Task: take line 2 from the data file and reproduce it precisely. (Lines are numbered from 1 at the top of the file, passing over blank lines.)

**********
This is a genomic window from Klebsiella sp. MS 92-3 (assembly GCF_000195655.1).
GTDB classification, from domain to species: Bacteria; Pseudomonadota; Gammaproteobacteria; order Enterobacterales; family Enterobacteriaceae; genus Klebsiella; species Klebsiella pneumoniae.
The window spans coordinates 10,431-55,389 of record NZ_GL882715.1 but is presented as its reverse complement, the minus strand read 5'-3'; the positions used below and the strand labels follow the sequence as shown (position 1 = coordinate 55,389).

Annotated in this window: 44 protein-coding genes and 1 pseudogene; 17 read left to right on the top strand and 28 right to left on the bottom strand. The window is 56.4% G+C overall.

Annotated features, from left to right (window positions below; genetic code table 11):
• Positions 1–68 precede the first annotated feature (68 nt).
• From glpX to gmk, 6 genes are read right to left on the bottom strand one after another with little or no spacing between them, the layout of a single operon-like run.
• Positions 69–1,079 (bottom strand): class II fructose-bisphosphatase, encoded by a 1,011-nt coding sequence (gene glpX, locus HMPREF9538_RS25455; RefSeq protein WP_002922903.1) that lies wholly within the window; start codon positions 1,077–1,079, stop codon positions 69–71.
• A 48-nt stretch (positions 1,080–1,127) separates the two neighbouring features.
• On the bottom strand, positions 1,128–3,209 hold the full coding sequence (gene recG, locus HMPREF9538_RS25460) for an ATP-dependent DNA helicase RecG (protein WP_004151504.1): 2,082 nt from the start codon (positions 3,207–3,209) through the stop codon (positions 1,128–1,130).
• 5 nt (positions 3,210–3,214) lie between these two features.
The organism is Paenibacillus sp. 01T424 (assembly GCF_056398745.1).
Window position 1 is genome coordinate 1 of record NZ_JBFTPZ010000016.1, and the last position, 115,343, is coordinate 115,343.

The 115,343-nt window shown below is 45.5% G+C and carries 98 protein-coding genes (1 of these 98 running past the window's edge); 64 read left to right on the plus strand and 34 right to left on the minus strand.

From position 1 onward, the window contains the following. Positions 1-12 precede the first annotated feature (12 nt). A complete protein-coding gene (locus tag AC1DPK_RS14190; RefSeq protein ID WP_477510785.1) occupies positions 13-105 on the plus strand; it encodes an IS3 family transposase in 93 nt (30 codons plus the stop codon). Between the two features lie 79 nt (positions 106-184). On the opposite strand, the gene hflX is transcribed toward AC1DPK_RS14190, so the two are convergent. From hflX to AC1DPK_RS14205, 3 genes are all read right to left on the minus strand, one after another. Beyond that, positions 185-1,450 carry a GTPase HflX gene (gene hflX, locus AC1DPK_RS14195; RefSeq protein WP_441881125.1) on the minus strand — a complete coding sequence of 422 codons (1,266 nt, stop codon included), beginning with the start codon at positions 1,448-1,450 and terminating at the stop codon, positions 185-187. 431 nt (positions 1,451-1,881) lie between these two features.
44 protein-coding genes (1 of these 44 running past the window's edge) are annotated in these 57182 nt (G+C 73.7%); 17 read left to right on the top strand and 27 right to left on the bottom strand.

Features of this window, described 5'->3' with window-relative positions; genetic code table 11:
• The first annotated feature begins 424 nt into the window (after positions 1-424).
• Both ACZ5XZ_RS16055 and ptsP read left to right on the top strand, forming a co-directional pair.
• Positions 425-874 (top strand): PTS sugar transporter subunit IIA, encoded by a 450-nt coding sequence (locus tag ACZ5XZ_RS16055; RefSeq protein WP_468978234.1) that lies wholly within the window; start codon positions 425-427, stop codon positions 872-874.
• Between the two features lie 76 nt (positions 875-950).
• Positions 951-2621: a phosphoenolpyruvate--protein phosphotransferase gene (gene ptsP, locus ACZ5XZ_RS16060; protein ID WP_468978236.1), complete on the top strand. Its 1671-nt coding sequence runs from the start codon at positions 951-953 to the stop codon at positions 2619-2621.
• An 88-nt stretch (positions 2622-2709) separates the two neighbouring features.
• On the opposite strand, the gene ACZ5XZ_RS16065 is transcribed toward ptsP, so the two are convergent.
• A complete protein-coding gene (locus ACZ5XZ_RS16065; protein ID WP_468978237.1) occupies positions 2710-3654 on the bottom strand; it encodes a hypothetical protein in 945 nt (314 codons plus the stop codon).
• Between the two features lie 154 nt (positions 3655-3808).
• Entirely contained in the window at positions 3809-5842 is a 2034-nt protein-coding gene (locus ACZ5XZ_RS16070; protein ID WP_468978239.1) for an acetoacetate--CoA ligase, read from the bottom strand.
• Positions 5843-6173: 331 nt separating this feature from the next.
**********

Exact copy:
GTDB classification, from domain to species: Bacteria; Pseudomonadota; Gammaproteobacteria; order Enterobacterales; family Enterobacteriaceae; genus Klebsiella; species Klebsiella pneumoniae.